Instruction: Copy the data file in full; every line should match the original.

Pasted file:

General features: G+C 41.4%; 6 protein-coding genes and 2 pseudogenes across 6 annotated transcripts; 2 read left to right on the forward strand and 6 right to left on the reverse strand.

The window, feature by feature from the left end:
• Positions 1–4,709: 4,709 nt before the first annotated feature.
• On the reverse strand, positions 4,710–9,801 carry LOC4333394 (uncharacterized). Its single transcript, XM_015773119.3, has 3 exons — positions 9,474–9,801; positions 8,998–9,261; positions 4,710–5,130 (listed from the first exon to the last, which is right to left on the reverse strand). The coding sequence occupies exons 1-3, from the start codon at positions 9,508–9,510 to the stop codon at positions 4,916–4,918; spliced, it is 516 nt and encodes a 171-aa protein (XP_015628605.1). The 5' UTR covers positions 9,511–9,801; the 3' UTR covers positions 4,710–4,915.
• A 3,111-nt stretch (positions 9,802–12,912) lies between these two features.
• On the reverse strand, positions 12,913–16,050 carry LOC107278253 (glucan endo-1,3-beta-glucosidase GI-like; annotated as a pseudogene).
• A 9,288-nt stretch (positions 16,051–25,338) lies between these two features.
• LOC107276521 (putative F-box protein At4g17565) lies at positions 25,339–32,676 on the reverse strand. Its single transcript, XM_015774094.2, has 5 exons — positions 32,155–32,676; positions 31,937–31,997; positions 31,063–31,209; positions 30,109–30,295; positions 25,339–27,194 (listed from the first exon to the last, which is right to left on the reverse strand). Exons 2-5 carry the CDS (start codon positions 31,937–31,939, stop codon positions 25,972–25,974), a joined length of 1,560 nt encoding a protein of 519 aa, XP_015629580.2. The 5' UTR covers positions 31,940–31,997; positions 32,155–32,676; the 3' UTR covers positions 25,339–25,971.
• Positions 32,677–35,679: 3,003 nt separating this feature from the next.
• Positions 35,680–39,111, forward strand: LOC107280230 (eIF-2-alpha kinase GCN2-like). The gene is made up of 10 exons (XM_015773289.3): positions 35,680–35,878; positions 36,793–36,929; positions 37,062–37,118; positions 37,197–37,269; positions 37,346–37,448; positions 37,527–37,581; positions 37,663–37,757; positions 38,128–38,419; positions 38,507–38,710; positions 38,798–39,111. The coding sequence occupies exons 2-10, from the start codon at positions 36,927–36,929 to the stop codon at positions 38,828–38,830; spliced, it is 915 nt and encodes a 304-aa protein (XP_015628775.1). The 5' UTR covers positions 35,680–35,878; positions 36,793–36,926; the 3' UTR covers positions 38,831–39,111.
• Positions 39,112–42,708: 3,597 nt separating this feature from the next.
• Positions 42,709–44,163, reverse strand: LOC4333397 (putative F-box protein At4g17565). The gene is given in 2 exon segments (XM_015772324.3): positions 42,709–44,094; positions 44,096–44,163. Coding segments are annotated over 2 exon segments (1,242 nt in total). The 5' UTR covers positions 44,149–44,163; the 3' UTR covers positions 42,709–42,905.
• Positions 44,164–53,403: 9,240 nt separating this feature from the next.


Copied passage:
General features: G+C 41.4%; 6 protein-coding genes and 2 pseudogenes across 6 annotated transcripts; 2 read left to right on the forward strand and 6 right to left on the reverse strand.

The window, feature by feature from the left end:
• Positions 1–4,709: 4,709 nt before the first annotated feature.
• On the reverse strand, positions 4,710–9,801 carry LOC4333394 (uncharacterized). Its single transcript, XM_015773119.3, has 3 exons — positions 9,474–9,801; positions 8,998–9,261; positions 4,710–5,130 (listed from the first exon to the last, which is right to left on the reverse strand). The coding sequence occupies exons 1-3, from the start codon at positions 9,508–9,510 to the stop codon at positions 4,916–4,918; spliced, it is 516 nt and encodes a 171-aa protein (XP_015628605.1). The 5' UTR covers positions 9,511–9,801; the 3' UTR covers positions 4,710–4,915.
• A 3,111-nt stretch (positions 9,802–12,912) lies between these two features.
• On the reverse strand, positions 12,913–16,050 carry LOC107278253 (glucan endo-1,3-beta-glucosidase GI-like; annotated as a pseudogene).
• A 9,288-nt stretch (positions 16,051–25,338) lies between these two features.
• LOC107276521 (putative F-box protein At4g17565) lies at positions 25,339–32,676 on the reverse strand. Its single transcript, XM_015774094.2, has 5 exons — positions 32,155–32,676; positions 31,937–31,997; positions 31,063–31,209; positions 30,109–30,295; positions 25,339–27,194 (listed from the first exon to the last, which is right to left on the reverse strand). Exons 2-5 carry the CDS (start codon positions 31,937–31,939, stop codon positions 25,972–25,974), a joined length of 1,560 nt encoding a protein of 519 aa, XP_015629580.2. The 5' UTR covers positions 31,940–31,997; positions 32,155–32,676; the 3' UTR covers positions 25,339–25,971.
• Positions 32,677–35,679: 3,003 nt separating this feature from the next.
• Positions 35,680–39,111, forward strand: LOC107280230 (eIF-2-alpha kinase GCN2-like). The gene is made up of 10 exons (XM_015773289.3): positions 35,680–35,878; positions 36,793–36,929; positions 37,062–37,118; positions 37,197–37,269; positions 37,346–37,448; positions 37,527–37,581; positions 37,663–37,757; positions 38,128–38,419; positions 38,507–38,710; positions 38,798–39,111. The coding sequence occupies exons 2-10, from the start codon at positions 36,927–36,929 to the stop codon at positions 38,828–38,830; spliced, it is 915 nt and encodes a 304-aa protein (XP_015628775.1). The 5' UTR covers positions 35,680–35,878; positions 36,793–36,926; the 3' UTR covers positions 38,831–39,111.
• Positions 39,112–42,708: 3,597 nt separating this feature from the next.
• Positions 42,709–44,163, reverse strand: LOC4333397 (putative F-box protein At4g17565). The gene is given in 2 exon segments (XM_015772324.3): positions 42,709–44,094; positions 44,096–44,163. Coding segments are annotated over 2 exon segments (1,242 nt in total). The 5' UTR covers positions 44,149–44,163; the 3' UTR covers positions 42,709–42,905.
• Positions 44,164–53,403: 9,240 nt separating this feature from the next.